Recently I ran test to see if we could move our traffic away from a large Dynamic Search Campaign to our keyword campaign so we could better track the traffic as it came through our account. What we found was an interesting flaw in the AdWords system.

Because the dynamic search campaign was set to high levels of targeting throughout the site, the campaign was targeting many areas of overlap in our existing keyword campaign. The queries in the dynamic search campaign were competing against our broad match modified keywords in the account and getting the majority of the traffic.

Our first test – the preferred method of adding in negative keywords to block the traffic from coming into our dynamic search campaign and forcing it into our keyword campaign – had proven disastrous to our traffic volume, and we were unable to regain the volume after we added the negatives to test. So we decided to try another approach: adding exact match keywords to our keyword ad group.

Google states that if an exact match keyword is present within the same account as a dynamic search campaign, that keyword will only be triggered within the keyword ad group and not the dynamic search campaign. Our plan was to add exact match keywords on high-traffic search terms into our keywords campaign; according to Google’s statement, this would have pushed that traffic over from DSA.

We started with 20 high-volume keywords and added these queries into corresponding keyword ad groups.

What we ended up finding was that even with the exact match keywords in our account, we were still seeing traffic come through our dynamic search campaign. How was this possible when it so clearly stated in Google’s documentation that exact match keywords would block these queries?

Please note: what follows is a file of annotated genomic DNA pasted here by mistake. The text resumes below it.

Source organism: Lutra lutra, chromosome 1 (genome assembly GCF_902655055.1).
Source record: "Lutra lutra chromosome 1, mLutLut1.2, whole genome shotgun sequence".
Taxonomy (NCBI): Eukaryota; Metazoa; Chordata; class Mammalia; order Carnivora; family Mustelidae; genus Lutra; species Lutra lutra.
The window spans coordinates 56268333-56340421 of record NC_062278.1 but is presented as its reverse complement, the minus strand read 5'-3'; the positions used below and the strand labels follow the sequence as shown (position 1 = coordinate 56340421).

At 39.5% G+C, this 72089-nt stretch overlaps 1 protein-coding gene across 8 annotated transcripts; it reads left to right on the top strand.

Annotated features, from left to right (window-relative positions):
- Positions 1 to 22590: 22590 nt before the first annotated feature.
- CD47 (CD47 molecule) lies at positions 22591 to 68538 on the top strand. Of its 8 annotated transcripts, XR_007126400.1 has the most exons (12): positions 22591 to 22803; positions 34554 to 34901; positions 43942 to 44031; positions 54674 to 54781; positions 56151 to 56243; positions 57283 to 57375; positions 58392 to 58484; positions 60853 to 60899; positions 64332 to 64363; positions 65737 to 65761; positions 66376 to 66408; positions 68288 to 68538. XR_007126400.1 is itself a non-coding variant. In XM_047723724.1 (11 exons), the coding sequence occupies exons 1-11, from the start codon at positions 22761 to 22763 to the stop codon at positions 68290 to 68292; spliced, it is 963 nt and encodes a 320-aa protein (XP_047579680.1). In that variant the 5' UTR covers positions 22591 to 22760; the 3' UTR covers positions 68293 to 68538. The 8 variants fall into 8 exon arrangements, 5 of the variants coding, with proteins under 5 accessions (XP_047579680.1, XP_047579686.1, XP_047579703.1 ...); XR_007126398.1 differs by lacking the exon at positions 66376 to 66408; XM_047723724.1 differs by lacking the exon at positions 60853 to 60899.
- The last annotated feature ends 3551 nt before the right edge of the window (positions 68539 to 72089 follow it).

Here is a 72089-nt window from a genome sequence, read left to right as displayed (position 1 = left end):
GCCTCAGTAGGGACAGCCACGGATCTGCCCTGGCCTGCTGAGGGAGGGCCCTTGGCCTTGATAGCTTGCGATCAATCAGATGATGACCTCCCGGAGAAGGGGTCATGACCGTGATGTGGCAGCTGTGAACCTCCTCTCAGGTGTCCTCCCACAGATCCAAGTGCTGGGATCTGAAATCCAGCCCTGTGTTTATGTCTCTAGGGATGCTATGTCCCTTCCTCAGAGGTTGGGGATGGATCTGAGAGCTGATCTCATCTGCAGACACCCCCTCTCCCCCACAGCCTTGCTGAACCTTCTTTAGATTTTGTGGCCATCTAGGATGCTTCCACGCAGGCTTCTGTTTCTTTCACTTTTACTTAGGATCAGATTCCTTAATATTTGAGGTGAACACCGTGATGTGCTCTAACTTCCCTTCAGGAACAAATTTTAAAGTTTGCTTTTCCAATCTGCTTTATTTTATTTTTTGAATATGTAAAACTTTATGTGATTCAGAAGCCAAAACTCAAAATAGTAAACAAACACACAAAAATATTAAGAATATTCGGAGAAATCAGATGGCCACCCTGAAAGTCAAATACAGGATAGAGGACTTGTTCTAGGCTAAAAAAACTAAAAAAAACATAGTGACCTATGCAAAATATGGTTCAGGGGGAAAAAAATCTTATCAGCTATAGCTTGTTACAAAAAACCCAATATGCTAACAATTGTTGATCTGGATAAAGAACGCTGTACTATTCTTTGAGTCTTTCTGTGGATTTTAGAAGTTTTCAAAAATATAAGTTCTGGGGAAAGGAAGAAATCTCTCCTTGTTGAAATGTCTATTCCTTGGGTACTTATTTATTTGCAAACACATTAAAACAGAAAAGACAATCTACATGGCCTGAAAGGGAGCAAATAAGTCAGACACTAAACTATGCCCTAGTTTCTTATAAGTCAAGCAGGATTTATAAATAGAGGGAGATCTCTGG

I’m sure by now you can guess based on the title of the article, but here’s what happened. After speaking with Google about this issue, we discovered that because our dynamic search campaign was set to Conversion Optimizer, it was overriding exact match keywords when CO found an auction valuable enough to compete in.

Here’s an example of the competing keywords:

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I’ve changed the keywords in this example to hide what we are actually targeting, but here you can see that during the same time period the exact match keyword was added, queries are showing in our Dynamic Search campaign – not at all what we had hoped would happen!

While this isn’t the biggest worry since CO won’t override negative keywords that can be easily added, it is worth talking about since it really shows the power of CO – as you can see above, the dynamic search campaign still drove the most traffic for that query over the time period.

Ultimately, to solve this problem we did a blend of Dynamic Search expansion and negative keywords to better track the traffic coming in. But let this be a lesson to you: even if you think you’re got the campaign splits figured out, make sure to double-check!

1 Comment

  1. Michael Volpatt September 22nd, 2016

    Hi Jacob

    My name is Michael and I work with the team at AdWords. There seems to be some misinformation here and I am hoping that you can send me an email and I can get you in touch with one of the team members @ Google who can provide you with some additional detail.

    Please email me at michael@Larkinvolpatt.com and I will make an intro.

    Michael

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Jacob Ehrnstein
Jacob joined 3Q digital in January of 2016. When not geeking out over the latest trends in digital marketing, he enjoys reading books and comic books, riding his bike, running, swimming and occasionally combining the previous three activities for a triathlon.